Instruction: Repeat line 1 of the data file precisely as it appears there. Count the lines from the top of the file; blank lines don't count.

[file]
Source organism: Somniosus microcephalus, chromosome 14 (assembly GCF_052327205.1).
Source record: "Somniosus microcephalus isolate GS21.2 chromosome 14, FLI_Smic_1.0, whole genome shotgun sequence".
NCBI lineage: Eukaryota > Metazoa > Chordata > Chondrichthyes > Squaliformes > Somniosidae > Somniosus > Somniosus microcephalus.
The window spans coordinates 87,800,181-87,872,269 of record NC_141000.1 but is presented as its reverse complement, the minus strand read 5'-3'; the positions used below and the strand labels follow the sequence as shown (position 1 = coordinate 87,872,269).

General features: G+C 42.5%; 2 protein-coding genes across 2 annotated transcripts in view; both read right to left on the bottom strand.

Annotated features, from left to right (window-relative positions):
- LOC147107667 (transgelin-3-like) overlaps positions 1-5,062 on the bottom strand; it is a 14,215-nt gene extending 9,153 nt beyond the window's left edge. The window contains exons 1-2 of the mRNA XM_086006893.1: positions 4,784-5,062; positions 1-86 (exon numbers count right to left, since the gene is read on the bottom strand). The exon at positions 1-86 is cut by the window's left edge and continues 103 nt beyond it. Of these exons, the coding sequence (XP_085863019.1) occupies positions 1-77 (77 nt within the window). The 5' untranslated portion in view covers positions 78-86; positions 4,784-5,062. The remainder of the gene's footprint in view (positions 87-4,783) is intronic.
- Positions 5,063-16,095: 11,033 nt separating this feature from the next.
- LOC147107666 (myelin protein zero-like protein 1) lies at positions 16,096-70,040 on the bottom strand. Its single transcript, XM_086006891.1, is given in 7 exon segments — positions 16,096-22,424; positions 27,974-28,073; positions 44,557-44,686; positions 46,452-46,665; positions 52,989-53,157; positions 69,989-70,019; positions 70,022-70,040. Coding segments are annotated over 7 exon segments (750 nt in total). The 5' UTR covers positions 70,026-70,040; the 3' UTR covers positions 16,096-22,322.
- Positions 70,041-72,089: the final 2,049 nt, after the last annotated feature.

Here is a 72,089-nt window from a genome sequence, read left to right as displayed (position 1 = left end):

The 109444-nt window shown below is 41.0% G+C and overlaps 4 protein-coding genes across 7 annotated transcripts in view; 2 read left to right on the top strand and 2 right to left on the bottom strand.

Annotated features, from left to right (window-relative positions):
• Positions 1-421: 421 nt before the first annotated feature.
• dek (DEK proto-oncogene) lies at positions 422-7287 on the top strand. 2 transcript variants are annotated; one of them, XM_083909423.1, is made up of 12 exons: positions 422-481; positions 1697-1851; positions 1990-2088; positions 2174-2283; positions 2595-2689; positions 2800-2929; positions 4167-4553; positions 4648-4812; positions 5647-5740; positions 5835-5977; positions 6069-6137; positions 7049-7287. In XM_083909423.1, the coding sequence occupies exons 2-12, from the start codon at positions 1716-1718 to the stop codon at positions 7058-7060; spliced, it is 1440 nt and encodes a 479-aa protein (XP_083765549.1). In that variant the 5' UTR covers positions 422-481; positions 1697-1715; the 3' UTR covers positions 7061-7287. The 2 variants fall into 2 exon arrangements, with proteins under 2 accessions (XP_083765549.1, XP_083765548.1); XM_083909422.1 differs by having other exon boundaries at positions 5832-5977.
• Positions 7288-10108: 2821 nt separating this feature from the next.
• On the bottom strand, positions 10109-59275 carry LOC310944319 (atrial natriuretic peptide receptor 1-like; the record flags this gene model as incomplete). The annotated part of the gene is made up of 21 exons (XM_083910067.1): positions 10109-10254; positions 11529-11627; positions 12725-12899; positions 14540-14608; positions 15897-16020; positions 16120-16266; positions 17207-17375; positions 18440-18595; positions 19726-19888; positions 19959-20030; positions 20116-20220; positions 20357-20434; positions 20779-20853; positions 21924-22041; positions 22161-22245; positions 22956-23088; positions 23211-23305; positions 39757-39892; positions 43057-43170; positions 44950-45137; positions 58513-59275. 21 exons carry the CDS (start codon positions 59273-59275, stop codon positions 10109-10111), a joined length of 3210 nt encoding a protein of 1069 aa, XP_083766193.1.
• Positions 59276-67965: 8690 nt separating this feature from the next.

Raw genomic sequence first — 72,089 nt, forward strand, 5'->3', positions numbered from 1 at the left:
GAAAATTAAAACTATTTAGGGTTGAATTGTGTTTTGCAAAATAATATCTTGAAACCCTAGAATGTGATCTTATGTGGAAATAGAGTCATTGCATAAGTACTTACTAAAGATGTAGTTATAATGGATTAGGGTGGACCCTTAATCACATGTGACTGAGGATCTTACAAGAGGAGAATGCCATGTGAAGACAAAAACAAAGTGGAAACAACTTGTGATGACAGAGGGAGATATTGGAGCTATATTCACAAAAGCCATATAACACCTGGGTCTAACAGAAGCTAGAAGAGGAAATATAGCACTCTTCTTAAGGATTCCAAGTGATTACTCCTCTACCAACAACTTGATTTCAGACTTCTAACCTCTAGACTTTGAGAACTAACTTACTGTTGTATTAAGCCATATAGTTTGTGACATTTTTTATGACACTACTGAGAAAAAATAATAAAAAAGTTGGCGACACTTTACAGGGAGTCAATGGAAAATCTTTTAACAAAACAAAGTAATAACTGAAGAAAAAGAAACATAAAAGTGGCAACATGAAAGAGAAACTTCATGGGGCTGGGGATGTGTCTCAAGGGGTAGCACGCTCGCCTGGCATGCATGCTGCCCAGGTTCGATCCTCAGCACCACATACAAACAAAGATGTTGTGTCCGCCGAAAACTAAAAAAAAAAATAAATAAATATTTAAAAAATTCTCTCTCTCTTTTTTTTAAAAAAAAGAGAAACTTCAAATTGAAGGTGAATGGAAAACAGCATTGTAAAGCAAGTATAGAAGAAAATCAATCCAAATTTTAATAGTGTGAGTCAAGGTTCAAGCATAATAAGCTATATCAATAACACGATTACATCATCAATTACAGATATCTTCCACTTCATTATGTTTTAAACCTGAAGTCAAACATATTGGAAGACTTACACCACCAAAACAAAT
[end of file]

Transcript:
Source organism: Somniosus microcephalus, chromosome 14 (assembly GCF_052327205.1).